Proteins are different combinations of Amino Acids, and Amino Acids are often referred to as the “building blocks of life”. Our body makes gazillions of proteins and there are 10’s of thousands of different types of proteins, and all of these are combinations of Amino Acids. There are about 20 (the science varies a bit) essential amino acids, our body cannot make them we have to eat them, if we don’t we would get sick and eventually die. Both plant and animal foods contain proteins from which we can obtain these essential amino acids. Animal sourced protein contains all the essential amino acids.
How Much Protein Do We Need To Eat
Adults do not require protein for growth. This being said we lose some protein from our body everyday. Cells die and are replaced, some protein is recycled, and some is lost. The science on how much protein we need to eat varies a bit, but if we take what has been published and take the highest then the amount is 0.8 grams of protein per kilogram of body weight. So a person weighing 70Kg would require 56 grams of protein.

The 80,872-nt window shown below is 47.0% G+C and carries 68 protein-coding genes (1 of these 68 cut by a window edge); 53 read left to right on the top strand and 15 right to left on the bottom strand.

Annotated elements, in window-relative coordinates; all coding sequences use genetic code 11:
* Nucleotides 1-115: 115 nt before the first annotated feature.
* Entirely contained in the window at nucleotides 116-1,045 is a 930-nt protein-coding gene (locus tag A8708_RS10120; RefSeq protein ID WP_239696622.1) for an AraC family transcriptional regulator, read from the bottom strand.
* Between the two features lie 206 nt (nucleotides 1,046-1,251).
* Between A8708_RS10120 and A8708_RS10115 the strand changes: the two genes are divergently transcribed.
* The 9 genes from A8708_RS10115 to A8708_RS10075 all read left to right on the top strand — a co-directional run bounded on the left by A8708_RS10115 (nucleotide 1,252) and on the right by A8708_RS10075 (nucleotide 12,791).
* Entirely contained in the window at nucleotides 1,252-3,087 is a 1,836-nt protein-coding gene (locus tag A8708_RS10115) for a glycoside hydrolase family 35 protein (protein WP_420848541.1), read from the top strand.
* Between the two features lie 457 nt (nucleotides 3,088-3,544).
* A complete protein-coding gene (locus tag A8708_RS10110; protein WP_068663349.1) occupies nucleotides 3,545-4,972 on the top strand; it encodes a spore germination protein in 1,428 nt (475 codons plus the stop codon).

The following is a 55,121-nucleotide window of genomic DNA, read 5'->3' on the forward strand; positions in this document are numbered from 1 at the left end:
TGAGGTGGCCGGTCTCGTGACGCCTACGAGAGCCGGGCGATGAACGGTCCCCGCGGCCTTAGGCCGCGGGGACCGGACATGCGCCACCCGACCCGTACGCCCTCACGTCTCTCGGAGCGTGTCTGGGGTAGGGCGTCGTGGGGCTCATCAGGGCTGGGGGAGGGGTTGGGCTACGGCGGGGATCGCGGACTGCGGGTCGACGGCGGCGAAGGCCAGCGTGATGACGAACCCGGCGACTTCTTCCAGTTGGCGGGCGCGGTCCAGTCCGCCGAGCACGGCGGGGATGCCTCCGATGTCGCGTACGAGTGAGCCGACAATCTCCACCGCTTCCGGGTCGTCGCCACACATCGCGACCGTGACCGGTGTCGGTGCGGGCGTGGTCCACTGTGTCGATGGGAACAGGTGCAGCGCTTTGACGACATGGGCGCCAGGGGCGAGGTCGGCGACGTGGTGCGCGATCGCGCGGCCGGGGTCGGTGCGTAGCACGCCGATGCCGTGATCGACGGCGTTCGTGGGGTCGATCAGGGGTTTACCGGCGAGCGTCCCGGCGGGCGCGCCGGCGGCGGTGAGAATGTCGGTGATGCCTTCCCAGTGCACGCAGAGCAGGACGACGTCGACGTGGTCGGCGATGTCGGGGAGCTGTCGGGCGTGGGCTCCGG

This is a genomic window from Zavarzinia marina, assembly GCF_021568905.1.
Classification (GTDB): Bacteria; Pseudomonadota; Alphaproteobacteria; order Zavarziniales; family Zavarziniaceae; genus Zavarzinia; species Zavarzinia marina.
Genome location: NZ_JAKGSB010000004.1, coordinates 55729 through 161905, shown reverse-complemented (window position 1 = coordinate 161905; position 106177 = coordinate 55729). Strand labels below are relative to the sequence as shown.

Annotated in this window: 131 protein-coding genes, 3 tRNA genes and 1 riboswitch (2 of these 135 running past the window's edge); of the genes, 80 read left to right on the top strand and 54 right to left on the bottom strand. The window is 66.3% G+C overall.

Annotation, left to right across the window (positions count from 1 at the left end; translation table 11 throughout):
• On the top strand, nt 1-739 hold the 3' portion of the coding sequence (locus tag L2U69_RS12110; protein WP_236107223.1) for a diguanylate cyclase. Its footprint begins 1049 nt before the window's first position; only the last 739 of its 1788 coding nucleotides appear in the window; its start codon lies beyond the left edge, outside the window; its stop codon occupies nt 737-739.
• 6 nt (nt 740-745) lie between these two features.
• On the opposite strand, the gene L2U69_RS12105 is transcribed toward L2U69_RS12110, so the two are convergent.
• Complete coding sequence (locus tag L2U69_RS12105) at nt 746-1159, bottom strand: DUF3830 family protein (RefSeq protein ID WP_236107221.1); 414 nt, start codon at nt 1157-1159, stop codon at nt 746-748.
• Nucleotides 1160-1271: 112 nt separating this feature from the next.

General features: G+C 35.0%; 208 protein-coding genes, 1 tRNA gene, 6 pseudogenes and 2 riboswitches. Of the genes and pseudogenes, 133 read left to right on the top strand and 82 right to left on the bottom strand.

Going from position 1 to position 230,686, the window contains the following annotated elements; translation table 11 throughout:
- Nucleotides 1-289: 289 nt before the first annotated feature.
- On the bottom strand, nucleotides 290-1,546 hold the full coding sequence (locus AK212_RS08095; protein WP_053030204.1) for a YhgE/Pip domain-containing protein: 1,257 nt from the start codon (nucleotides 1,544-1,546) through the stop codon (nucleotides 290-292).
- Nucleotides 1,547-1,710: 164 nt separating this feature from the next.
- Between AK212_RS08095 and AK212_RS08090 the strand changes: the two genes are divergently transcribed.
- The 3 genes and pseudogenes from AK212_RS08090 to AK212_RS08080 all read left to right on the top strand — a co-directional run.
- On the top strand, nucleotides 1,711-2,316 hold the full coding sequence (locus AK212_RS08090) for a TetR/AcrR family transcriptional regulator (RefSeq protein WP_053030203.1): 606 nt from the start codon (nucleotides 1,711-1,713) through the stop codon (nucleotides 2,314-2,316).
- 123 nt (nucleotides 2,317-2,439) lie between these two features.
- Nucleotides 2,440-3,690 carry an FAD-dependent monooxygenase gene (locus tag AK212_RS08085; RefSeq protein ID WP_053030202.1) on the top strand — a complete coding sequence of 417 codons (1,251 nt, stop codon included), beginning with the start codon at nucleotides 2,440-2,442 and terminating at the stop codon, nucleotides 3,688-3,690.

What Happens If We Eat More Protein Than We Need
Our body's preferred food is glucose. If our body’s glucose reserves are depleted our cells will start using fat for fuel, and last but not least will use protein. Even when we have fat storage left some protein will be lost to be converted into glucose to make sure that red blood cells and to a lesser extent the brain have an adequate glucose supply. When we eat more total food than we need the excess no matter whether it carbs, fat or protein it is converted into and stored as fat.
If we are not overeating, and our diet is made up of a lot of protein then it is converted to an “amino sugar” and then into molecules called Ketone Bodies. All our cells, with the exception of red blood cells can use this molecules for food. When glucose reserves are low our bodies will use fat before protein for energy. This is necessary since there is no storage mechanism for excess protein. If bodily protein is required for energy muscles are scavenged by it to obtain the energy. Protein is essential, but not for immediate energy supply or energy storage.